This page says, “Introverts (i.e. normal people) are easily overwhelmed by too much stimulation from social gatherings and engagement…”. Let’s examine why this aversion to gatherings* is a common feature of normal people.
Picture a gathering. What happens almost immediately? The idiots in the group begin talking, because… well, it’s what they do best. Meanwhile, the normals do what they do best: listen, comprehend, evaluate, think. The larger the group, and the more blabbermouths who are talking, the more work is involved for normals to listen to everyone, comprehend what everyone is meaning, evaluate those thoughts and their own related thoughts, and think about how they might meaningfully contribute to the conversation, if it’s even appropriate to do so.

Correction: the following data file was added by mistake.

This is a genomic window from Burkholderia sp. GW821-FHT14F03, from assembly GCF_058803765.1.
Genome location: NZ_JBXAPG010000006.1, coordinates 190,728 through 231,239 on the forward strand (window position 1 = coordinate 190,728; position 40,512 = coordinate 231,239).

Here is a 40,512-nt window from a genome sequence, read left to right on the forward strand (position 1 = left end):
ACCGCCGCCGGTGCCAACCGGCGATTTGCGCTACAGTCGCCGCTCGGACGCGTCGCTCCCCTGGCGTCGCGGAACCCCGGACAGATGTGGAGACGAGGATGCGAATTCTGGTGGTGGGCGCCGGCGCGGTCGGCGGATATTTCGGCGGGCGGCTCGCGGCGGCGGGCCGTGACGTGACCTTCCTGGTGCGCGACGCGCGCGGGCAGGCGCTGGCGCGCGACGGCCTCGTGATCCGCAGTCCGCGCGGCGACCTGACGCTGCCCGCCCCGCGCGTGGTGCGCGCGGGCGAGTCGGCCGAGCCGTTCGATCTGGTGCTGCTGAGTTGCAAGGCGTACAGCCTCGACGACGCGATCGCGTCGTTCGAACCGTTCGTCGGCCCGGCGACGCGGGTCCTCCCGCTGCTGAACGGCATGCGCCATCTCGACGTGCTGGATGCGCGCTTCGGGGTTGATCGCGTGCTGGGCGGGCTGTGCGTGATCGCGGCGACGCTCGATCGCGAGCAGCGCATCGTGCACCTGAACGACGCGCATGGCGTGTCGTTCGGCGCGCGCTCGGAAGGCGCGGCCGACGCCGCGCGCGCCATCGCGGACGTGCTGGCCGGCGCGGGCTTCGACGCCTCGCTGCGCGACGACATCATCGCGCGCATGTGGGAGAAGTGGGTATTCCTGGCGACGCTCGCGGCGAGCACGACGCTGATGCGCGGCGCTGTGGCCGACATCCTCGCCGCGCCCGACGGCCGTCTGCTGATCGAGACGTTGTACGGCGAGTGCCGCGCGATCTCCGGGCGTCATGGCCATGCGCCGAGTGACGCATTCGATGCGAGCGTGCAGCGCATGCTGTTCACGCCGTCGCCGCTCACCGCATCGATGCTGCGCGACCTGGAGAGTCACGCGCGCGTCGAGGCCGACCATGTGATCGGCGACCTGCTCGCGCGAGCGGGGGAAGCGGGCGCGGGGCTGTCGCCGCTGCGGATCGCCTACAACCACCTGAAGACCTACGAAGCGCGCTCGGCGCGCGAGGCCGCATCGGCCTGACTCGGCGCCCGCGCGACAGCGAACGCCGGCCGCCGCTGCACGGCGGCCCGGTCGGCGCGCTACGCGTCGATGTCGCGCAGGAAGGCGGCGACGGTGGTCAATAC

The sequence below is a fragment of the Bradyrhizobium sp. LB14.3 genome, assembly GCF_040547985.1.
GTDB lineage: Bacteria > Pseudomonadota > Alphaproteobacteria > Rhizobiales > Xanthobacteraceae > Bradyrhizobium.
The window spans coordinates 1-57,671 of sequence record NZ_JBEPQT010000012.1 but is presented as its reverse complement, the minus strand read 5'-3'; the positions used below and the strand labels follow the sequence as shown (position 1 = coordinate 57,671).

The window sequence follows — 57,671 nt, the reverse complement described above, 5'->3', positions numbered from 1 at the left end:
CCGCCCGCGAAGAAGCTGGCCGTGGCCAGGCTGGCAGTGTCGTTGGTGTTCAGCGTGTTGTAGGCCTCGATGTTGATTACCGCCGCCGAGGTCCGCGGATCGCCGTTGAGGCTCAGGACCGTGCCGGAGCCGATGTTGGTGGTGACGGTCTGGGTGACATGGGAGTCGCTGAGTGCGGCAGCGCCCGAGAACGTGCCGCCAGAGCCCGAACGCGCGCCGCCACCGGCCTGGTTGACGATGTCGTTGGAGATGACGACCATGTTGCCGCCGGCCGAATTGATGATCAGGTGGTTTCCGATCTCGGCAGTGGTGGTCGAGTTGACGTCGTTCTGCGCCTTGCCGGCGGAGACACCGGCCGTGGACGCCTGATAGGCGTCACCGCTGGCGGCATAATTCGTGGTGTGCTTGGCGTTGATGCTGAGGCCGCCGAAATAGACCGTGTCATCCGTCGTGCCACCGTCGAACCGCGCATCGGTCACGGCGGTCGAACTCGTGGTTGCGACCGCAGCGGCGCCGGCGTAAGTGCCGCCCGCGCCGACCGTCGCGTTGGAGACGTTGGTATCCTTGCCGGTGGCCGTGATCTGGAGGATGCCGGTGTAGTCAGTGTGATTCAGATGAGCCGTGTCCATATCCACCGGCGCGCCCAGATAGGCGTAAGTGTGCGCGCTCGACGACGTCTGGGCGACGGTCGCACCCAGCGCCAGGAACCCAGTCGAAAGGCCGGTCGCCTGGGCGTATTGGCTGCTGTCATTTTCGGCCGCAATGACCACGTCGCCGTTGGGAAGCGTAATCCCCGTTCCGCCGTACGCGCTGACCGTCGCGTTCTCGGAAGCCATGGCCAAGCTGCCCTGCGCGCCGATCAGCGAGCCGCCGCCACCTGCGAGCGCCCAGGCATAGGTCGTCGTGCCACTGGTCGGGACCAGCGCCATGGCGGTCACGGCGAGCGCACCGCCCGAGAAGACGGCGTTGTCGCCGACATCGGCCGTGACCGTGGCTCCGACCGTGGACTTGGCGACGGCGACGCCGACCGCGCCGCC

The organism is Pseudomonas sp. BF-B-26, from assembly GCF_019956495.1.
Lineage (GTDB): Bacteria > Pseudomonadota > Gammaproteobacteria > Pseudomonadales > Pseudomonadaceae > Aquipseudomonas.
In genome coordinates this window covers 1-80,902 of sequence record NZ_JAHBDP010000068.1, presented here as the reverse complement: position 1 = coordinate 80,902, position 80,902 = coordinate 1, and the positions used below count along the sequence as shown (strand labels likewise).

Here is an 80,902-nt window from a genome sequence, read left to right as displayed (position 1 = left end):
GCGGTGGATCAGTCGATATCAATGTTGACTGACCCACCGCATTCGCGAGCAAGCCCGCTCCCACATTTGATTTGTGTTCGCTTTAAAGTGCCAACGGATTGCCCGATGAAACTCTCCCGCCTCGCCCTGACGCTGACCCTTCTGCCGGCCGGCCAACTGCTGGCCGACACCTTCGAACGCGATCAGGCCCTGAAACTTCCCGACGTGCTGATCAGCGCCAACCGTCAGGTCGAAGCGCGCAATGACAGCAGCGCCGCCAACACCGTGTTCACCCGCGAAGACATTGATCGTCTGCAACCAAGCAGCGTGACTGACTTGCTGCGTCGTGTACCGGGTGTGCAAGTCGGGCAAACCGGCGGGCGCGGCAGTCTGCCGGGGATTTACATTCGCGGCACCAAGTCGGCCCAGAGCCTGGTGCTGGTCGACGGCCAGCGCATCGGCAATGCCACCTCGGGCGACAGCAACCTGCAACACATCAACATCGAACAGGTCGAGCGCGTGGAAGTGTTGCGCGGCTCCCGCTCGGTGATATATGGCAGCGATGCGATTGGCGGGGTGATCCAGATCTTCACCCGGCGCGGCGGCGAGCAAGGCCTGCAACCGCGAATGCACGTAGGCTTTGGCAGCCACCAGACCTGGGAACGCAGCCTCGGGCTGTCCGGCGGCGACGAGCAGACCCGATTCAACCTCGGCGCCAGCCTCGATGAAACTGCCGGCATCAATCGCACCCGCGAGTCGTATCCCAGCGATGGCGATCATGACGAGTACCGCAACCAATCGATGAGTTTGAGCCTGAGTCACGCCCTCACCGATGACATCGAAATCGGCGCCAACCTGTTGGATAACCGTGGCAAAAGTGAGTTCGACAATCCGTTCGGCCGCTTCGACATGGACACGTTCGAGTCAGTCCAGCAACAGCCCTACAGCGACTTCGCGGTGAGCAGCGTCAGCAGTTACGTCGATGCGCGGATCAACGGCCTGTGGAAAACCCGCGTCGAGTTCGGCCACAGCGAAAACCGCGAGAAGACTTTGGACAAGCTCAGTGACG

Normal people don’t talk endlessly and assume everyone else around them cares. Rather, they listen, think, and respond with purpose and compassion; i.e. they respect the thoughts of others and choose to consider their words carefully before sharing them, if they do at all. Normal people have an aversion to gatherings because it’s exhausting to listen to people flapping their jaws, absorb and understand it all, and contribute meaningfully. Normal people are exhausted by such situations because they’re trying to communicate, not merely have their voice be heard. I wager that any blabbermouth who actually tried to listen, comprehend, and contribute something valuable would be much more quickly exhausted than any normal person, simply for lack of practice.
* “Social gathering” is a redundancy. “Social” literally means “of or related to a gathering or group.” Any situation in which more than 2 people have gathered together is simply a gathering.